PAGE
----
Maher, who has been a senior staff scientist at Salk since 2004, will continue her work screening for compounds that could slow or stop the progression of neurodegenerative diseases. Two of her compounds are currently undergoing clinical trials for the treatment of Alzheimer’s (see this issue’s Discoveries for details).
“Salk is fortunate to have such a talented and dedicated scientist as Pam, and we are thrilled to appoint her as research professor,” says Salk President Rusty Gage.
Maher, who is also the head of Salk’s Cellular Neurobiology Laboratory, uses compounds derived from natural products, such as strawberries, turmeric and cannabis, in order to treat the cellular aging and memory loss observed in Alzheimer’s. Her team has taken multiple drug candidates from conception in the laboratory into clinical trials. Currently, two of these compounds, CMS121 and J147, are in clinical trials for the treatment of Alzheimer’s. In mice, these compounds protected neurons and prevented the molecular changes that are associated with aging.
Maher was previously awarded the Edward N. & Della L. Thome Memorial Foundation Award in Alzheimer’s Disease Drug Discovery and the Michael J. Fox Award for Novel Approaches to Drug Discovery for Parkinson’s Disease. She currently has five NIH-funded grants to examine the relationship between aging, inflammation and Alzheimer’s disease.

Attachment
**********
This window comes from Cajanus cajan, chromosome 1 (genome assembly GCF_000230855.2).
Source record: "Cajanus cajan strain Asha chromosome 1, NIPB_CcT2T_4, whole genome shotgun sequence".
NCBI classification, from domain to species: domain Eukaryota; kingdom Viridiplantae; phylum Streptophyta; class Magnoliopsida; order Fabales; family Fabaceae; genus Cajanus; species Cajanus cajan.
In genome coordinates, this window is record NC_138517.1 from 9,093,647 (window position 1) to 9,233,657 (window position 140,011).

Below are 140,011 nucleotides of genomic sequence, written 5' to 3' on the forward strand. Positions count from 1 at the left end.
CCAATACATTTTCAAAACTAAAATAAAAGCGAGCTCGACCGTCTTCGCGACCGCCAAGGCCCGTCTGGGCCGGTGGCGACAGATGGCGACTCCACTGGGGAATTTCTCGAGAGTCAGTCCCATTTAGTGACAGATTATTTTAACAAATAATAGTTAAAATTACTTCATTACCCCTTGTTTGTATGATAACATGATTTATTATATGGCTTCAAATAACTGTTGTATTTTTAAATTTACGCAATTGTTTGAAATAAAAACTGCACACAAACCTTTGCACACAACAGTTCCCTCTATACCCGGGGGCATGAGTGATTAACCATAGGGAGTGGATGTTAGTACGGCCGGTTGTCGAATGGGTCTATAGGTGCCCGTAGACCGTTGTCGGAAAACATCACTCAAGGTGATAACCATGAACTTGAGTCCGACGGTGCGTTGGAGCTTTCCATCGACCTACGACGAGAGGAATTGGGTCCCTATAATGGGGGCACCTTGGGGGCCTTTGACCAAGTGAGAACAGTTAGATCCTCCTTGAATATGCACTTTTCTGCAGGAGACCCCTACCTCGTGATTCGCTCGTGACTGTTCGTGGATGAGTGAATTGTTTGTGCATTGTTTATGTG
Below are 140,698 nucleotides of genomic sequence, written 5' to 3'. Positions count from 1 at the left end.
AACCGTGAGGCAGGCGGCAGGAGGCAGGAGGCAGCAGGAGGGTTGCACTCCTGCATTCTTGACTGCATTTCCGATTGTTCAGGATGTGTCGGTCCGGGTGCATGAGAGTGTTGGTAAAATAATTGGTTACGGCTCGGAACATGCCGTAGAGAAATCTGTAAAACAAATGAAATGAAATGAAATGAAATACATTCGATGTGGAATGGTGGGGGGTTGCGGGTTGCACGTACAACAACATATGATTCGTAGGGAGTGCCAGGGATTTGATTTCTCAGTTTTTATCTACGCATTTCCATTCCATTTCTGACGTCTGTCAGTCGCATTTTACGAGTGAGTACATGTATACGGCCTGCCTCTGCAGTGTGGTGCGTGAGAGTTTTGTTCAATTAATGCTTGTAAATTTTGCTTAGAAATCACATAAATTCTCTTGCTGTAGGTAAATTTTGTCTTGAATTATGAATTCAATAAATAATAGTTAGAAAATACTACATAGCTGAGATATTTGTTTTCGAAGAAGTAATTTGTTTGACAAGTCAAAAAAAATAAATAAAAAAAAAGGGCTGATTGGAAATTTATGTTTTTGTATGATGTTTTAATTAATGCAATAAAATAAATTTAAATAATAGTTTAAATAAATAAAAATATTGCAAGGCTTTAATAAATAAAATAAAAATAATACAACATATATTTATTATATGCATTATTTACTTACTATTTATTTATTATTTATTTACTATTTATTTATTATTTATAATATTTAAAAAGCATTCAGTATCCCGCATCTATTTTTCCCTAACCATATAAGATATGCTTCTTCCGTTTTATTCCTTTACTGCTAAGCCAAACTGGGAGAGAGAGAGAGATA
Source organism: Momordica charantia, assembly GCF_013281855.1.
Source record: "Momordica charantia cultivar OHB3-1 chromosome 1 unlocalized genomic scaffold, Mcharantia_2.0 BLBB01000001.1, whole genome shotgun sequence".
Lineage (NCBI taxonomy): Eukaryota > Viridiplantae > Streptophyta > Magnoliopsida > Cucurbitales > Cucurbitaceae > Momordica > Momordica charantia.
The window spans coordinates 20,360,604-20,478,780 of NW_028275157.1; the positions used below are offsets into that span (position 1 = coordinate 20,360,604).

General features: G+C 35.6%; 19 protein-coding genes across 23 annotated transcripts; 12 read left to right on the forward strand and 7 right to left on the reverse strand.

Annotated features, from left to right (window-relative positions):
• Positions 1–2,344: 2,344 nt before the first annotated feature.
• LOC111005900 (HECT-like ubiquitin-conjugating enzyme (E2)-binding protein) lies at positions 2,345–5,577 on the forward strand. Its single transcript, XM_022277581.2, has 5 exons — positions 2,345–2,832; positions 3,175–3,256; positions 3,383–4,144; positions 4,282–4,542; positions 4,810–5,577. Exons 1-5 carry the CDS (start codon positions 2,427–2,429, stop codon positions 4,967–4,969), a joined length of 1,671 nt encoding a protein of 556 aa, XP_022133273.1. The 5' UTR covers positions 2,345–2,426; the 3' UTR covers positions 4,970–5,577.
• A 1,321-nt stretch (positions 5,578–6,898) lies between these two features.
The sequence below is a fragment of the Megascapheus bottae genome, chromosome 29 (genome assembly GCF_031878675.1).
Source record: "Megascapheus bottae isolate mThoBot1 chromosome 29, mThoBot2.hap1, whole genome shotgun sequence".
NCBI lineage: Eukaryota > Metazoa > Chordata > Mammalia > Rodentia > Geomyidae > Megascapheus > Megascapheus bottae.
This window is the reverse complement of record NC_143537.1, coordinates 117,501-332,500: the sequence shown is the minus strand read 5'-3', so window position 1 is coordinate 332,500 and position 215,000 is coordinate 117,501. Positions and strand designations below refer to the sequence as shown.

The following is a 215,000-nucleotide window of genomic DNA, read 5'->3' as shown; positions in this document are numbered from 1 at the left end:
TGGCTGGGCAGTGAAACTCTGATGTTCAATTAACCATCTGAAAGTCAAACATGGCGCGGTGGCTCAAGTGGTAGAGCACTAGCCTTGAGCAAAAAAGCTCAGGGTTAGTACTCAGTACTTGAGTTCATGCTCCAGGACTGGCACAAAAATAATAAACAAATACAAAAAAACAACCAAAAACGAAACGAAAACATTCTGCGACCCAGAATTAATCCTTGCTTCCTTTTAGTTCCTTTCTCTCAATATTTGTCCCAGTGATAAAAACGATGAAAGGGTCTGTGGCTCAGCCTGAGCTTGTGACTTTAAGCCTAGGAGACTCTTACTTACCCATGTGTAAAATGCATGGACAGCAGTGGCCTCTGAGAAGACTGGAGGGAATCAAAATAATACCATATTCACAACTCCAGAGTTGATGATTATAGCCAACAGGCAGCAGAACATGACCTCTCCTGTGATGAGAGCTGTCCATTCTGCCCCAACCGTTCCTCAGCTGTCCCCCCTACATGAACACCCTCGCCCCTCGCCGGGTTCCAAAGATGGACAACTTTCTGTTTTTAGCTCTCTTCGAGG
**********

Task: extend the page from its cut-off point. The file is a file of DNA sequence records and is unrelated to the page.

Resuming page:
- Joan and Irwin Jacobs — A perfect matchJoan and Irwin Jacobs donate $100 million, a transformative gift, helping to launch Salk’s five-year, $500M philanthropic and scientific Campaign for the Future.
- How computational biology is making us smarterThe Salk Institute is embracing the artificial intelligence revolution and inventing new ways to investigate life. Machine learning, deep learning and other AI techniques are being used to probe massive data sets, identify useful information and make accurate predictions.
- Dan Tierney – Biology Meets TechnologyDan Tierney is no stranger to big data. When Tierney founded a financial technology firm in the late 1990s, long before he joined the Salk Institute’s Board of Trustees, he was fascinated by emerging computational approaches that could crunch data and reveal hidden truths.
- Natalie Luhtala — Shaping pancreatic cancer research to have real world applicationsThis year, Staff Scientist Natalie Luhtala celebrates her 10-year work anniversary at the Institute. In her current role, she’s directing a project examining an elusive signaling pathway to identify new targets for treating pancreatic cancer.
- Laura Newman — From mitochondria to craft beer and backLaura Newman, a Salk postdoctoral researcher, fell in love with science in a lab in college and switched from a medical program to pursuing biochemistry and developmental biology. At Salk, her main focus is on how cells can recognize when they’re sick or damaged in order to activate the immune system for cell survival.